Next on the agenda is to catch up on gophering, the prize winner for crummy, boring vineyard tasks. On the other hand, I have trapped muskrats, raccoons, rats, mention but a few...since I was a kid. So while gophering may not be intellectually challenging, there is a warm glow in my gut every time we pull up a trap with gopher in it. Additionally we have been simultaneously dropping our movable catch wires(4 per vine), which we will raise gradually as the shoots start to emerge from each spur position. "Basal plus two" is our pruning motto on established vines, but "basal plus one" is used for young one and two year old vines. Essentially that means that we will have 2 shoots coming from every spur position, with an extra basal bud hidden between the cordon and the base of the spur. This basal bud comes into play if we get hit with a late spring frost and we lose one, or occasionally two shoots to frost. The basal bud is, in effect, our insurance bud. The final job for early spring is to spray, weed eat, hoe, and machete our hillside anti-erosion ground cover, which includes mustard galore, vetch, wild radish in white, pink, yellow and red hues, California poppies, lupine, and not to be forgotten, bull thistle. We do not use pre-emergent sprays which would keep all the above from germinating, but simultaneously, that poison stays in the ground(and hence ground water) for several years. Ecologically, pre-emergents are terrible. Economically, they are a huge benefit. We come down on the side of the environment, and forego the pre-emergents, instead using systemic spray (Roundup, Glyfos), which is taken up by the plant and not the soil. We could have used the systemic spray early on when plants were just germinating, but chose instead to wait til all had gotten a good root base which holds the steeply inclined soil in place. This requires a lot of extra work as wild radish, bull thistle, and vetch are huge and tough to get rid of. But merely by delaying the spray we again are being environmentally conscientious, choosing to prevent erosion rather than to spray tiny plants which later hold soil in place. Needless to say, this spray is on hillsides that surround different blocs thruout our vineyard, and the systemic sprays on hillsides don't affect the vineyard within.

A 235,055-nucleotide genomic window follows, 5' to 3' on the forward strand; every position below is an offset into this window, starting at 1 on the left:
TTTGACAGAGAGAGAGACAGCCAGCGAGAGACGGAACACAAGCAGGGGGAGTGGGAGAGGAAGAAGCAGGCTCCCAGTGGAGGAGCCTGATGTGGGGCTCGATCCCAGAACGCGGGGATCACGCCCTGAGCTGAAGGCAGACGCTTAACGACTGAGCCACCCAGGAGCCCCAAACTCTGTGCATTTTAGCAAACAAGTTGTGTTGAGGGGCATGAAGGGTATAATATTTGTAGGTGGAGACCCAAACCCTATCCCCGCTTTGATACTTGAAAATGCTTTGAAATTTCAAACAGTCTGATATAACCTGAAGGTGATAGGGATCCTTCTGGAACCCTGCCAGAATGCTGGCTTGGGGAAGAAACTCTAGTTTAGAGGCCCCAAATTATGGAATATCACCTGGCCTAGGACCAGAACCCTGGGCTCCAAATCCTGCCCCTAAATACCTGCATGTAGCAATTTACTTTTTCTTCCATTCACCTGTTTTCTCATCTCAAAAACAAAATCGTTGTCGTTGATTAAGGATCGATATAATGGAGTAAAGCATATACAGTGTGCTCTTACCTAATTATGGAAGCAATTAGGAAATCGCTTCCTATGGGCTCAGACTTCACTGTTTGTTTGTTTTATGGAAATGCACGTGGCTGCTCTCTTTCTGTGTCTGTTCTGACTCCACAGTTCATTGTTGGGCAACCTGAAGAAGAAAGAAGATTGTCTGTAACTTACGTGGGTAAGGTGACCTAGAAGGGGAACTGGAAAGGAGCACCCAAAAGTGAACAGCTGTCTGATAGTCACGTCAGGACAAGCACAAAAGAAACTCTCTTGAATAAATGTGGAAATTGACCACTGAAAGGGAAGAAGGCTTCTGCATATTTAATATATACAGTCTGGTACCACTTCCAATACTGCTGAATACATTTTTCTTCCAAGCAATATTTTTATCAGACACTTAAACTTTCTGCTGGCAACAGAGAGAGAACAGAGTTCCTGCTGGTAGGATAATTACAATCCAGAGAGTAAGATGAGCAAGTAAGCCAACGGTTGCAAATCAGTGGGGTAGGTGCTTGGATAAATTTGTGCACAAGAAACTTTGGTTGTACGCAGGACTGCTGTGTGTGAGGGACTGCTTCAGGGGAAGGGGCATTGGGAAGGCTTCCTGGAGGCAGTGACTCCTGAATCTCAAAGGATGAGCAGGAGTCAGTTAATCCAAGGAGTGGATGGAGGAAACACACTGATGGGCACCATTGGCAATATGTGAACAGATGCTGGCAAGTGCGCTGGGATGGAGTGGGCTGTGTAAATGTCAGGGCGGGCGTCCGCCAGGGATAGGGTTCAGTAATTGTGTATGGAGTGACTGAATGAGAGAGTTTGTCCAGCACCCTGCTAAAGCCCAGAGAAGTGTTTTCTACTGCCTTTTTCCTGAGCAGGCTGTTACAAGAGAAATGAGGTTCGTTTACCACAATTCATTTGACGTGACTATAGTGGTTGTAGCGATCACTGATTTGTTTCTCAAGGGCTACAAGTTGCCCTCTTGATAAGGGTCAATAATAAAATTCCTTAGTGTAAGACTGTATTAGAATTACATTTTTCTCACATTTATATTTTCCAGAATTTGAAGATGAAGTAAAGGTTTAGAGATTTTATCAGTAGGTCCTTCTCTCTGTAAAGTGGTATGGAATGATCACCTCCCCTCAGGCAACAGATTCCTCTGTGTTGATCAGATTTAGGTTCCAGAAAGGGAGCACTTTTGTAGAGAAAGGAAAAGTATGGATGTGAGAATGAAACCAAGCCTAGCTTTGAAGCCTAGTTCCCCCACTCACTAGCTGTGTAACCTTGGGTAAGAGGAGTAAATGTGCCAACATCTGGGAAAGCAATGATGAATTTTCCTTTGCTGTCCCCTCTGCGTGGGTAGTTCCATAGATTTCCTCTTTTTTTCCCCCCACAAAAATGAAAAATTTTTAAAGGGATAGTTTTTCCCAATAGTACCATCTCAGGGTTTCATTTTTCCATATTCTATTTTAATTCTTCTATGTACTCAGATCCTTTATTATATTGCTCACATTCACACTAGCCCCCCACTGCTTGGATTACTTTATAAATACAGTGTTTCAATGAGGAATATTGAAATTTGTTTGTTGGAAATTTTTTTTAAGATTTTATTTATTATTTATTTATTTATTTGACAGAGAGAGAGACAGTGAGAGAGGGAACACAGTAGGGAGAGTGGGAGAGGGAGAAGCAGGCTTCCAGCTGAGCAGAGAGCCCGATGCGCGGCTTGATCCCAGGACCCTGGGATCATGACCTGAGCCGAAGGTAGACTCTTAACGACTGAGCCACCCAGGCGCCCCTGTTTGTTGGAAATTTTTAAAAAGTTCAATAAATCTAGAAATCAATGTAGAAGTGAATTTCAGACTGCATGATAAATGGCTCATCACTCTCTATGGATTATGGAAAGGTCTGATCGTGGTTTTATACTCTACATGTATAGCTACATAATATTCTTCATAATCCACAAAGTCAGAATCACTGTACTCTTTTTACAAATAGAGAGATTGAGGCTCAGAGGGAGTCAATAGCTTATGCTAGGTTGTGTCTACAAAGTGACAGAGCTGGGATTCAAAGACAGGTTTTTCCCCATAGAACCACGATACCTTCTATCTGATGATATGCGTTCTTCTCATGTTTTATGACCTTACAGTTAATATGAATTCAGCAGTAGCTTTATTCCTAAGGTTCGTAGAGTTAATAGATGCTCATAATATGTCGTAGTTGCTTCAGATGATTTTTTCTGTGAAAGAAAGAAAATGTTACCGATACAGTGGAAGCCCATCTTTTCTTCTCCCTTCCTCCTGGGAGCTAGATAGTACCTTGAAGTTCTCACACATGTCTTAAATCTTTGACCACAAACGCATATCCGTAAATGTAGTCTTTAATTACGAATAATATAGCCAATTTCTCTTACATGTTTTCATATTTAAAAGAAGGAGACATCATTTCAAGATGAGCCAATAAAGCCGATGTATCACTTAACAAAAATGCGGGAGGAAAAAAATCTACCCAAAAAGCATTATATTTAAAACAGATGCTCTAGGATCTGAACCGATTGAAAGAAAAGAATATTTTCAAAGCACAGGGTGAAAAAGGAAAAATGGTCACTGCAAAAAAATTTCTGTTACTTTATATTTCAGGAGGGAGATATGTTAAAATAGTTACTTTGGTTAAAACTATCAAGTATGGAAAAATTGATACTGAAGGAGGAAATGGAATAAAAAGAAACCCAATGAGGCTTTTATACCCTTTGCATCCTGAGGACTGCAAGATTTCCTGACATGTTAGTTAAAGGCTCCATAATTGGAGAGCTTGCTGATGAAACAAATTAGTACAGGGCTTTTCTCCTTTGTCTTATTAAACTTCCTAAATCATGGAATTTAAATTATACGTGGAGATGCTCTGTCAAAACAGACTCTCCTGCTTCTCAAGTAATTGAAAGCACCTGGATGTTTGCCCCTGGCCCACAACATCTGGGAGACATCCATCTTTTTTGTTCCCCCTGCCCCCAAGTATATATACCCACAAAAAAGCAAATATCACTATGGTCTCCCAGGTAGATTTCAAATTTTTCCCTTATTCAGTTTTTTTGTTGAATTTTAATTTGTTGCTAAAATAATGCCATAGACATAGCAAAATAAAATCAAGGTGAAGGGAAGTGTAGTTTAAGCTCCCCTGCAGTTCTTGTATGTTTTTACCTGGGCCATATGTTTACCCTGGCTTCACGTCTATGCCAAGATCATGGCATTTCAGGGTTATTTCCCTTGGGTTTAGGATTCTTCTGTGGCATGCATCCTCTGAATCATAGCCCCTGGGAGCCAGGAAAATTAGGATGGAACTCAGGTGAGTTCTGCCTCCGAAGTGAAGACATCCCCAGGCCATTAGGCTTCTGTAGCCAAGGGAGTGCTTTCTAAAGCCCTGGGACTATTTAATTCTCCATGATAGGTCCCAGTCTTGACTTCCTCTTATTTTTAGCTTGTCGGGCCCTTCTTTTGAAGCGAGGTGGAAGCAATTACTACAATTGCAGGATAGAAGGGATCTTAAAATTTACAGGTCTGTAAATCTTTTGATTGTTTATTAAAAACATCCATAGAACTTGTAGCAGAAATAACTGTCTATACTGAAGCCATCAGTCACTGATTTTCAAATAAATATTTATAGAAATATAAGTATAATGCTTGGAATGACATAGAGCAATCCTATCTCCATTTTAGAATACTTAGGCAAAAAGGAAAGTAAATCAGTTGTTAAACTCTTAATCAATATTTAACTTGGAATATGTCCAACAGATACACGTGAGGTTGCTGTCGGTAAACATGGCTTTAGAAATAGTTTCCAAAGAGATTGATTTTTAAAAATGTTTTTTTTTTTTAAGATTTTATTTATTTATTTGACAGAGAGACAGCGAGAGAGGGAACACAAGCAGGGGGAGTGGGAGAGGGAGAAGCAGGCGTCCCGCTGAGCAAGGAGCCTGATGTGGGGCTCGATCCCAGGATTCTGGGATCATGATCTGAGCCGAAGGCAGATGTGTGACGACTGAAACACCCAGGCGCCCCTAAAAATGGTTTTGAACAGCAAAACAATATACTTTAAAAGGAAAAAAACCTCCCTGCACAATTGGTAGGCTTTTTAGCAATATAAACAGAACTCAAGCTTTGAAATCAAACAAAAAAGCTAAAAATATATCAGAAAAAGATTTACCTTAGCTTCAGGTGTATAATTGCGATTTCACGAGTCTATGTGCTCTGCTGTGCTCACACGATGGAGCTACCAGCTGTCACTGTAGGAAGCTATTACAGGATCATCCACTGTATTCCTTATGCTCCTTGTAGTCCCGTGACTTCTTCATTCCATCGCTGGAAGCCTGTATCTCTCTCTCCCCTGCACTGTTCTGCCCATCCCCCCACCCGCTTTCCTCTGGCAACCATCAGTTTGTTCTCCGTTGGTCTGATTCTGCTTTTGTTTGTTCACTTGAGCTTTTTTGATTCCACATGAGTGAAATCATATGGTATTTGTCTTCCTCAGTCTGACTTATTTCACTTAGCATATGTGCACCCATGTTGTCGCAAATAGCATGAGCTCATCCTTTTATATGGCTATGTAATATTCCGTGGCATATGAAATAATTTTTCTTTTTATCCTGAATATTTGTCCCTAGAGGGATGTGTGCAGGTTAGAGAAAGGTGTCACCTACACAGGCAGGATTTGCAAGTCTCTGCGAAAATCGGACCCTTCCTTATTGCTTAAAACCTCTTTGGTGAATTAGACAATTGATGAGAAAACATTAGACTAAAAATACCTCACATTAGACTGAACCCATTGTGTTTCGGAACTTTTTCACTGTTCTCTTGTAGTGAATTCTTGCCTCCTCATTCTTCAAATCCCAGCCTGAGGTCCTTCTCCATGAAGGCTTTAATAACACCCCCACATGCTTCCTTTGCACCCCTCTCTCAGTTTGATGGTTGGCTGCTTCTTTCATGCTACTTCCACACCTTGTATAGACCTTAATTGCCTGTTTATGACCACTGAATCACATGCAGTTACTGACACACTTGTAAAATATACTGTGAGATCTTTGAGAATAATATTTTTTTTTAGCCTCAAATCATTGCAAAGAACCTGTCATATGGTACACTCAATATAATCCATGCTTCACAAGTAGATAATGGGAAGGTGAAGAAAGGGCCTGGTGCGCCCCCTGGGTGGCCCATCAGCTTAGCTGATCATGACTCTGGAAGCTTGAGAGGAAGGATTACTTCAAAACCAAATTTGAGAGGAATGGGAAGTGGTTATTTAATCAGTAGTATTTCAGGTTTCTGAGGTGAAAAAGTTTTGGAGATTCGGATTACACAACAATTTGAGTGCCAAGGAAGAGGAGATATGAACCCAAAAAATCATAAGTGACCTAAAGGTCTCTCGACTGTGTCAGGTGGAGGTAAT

Every vine...really...each and every vine is then inspected by me to be certain there are no apparent diseases, there has been no vine loss due to gophers, and finally to insure all newly trained vines are not carrying too many spur positions, nor crowding adjacent spurs. Any spur that impinges on another is perfunctorily removed, which then decreases the crop produced by that vine by 10%. That in and of itself is one of the hardest things to do...prune a well positioned spur that is too close to another. But in the long run, if left alone, that spur would produce two shoots, each with a grape cluster, and each would be crowding the cluster from an adjacent shoot. This is one of those situations where it is way better to fix a bad spur position earlier rather than later.

Lastly, once all mowing is done, all hillside vegetation is cut or chopped, we move on to the next "must do" job, and that is to cut and mulch all grassland that is surrounding our vineyard, but not technically "adjacent to" the vineyard. We have a number of valleys and draws, steep slopes and rocky outcroppings that are on the remaining part of our 73 acres. We have over 5000 Live Oak trees (plus some Box Elderberry & Valley oaks), but there is also some 15 acres of steep hillside and low valley weeds. Our most prominent is Fireweed, appropriately named because of its oily content...which burns like a match if a fire were to befall us. Without cutting all these weeds we would be a perfect setup for a late summer or early fall fire. Access to our mountainsides, deep valleys, and hillsides is basically not possible for any type of firefighting equipment that rolls on wheels. Any fire here would roar up our steep draws and would be a nightmare to put out. Hence, each and every year we dutifully mow everything we can and weedeat the rest. Any idea of cost to weedeat anything not mowed on Cerro Prieto? Well, last year was two guys for 22 days, at a cost of $5200. Not truly a vineyard expense, but nonetheless an expense we have to swallow, or lead the life of a guy praying for the lottery winner...except in this case we would be praying we didn't have a fire. An ounce of prevention is worth a pound of cure...except in this case it is a $5200 cure.

That's it for this rather lengthy blog, but it pretty well gives one an idea of what is going on in the vineyard at season's onset.

Just a note on the upcoming Zinfandel fest, March 19-21. We had hoped to be in our new tasting room at the Meritage Lounge on the south side of Paso's downtown park. We are still in process at the moment, so any wine club members who wish to pick up their orders... as well as other wine fans who wish to visit and try our 92 point Paso Bordo(Cab/Syrah), come see us at the vineyard this coming weekend, and wine/cheese/food pair with us, while enjoying African art(watercolors), hides, mounts, carvings, mention but a few. We hope to see you here.